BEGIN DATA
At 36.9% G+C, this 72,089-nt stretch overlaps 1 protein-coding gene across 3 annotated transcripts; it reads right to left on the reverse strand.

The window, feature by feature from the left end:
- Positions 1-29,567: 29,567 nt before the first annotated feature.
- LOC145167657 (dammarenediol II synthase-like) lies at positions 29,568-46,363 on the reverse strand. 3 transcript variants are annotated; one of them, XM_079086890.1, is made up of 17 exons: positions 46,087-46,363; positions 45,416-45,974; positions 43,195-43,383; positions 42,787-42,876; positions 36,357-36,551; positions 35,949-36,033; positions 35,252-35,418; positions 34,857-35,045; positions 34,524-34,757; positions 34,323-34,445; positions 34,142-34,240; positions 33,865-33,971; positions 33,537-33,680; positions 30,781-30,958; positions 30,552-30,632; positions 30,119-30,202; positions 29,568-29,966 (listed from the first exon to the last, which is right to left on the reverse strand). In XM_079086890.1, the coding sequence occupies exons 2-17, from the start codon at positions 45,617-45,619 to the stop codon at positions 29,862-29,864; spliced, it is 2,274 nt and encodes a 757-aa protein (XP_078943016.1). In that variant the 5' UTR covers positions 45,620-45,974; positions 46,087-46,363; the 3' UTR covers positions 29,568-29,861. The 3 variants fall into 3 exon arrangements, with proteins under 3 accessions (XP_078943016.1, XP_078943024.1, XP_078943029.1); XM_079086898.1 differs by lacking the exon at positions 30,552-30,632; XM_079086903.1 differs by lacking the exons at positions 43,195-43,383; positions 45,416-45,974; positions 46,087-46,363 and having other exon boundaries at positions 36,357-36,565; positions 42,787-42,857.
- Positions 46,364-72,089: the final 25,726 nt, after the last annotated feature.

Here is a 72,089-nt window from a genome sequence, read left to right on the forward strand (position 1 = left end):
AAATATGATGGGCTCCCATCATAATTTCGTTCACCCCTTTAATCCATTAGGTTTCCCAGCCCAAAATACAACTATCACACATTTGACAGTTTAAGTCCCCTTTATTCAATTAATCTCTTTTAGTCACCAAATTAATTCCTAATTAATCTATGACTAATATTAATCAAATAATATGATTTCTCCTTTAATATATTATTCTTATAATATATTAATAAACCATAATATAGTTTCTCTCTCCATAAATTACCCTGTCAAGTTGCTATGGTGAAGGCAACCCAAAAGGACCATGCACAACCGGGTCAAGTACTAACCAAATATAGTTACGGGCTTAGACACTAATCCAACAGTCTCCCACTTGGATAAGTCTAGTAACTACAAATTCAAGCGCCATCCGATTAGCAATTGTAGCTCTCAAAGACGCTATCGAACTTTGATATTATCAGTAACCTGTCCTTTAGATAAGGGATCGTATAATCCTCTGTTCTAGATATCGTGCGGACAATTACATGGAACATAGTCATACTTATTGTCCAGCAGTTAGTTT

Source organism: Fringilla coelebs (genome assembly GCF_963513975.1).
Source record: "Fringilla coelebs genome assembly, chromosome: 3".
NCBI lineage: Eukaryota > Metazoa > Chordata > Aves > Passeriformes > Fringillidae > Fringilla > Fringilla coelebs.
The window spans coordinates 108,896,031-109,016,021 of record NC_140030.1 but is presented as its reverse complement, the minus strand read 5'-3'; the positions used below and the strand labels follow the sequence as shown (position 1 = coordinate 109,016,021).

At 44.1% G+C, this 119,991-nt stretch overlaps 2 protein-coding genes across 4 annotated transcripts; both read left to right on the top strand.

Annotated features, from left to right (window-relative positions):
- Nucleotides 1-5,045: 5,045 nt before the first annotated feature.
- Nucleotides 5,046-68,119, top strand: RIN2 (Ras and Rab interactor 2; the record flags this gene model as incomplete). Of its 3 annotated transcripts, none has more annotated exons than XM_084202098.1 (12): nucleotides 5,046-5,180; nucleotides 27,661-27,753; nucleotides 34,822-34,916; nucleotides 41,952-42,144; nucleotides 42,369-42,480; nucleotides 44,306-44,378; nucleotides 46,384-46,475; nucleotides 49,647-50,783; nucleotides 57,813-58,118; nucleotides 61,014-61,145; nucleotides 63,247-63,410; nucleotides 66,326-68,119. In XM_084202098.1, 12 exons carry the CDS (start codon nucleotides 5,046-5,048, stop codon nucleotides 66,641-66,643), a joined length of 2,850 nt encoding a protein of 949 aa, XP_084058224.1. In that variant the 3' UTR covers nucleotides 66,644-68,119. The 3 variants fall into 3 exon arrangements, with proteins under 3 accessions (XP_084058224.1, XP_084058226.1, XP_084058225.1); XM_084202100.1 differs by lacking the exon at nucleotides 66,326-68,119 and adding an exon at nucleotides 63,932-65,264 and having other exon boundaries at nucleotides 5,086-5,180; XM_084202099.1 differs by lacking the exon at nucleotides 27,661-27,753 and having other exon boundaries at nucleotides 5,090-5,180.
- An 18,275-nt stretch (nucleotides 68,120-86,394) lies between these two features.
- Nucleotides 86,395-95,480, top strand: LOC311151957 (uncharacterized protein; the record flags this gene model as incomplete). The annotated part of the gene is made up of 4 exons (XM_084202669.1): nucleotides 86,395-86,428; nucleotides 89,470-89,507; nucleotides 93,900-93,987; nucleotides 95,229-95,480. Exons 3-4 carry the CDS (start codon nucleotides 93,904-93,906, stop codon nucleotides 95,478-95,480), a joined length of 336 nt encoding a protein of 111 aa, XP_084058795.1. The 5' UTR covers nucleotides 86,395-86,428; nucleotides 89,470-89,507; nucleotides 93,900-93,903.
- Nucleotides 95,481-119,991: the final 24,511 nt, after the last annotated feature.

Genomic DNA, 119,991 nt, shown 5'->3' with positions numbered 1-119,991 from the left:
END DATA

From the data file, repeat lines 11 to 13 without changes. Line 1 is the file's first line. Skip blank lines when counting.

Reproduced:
The window spans coordinates 108,896,031-109,016,021 of record NC_140030.1 but is presented as its reverse complement, the minus strand read 5'-3'; the positions used below and the strand labels follow the sequence as shown (position 1 = coordinate 109,016,021).

At 44.1% G+C, this 119,991-nt stretch overlaps 2 protein-coding genes across 4 annotated transcripts; both read left to right on the top strand.

Annotated features, from left to right (window-relative positions):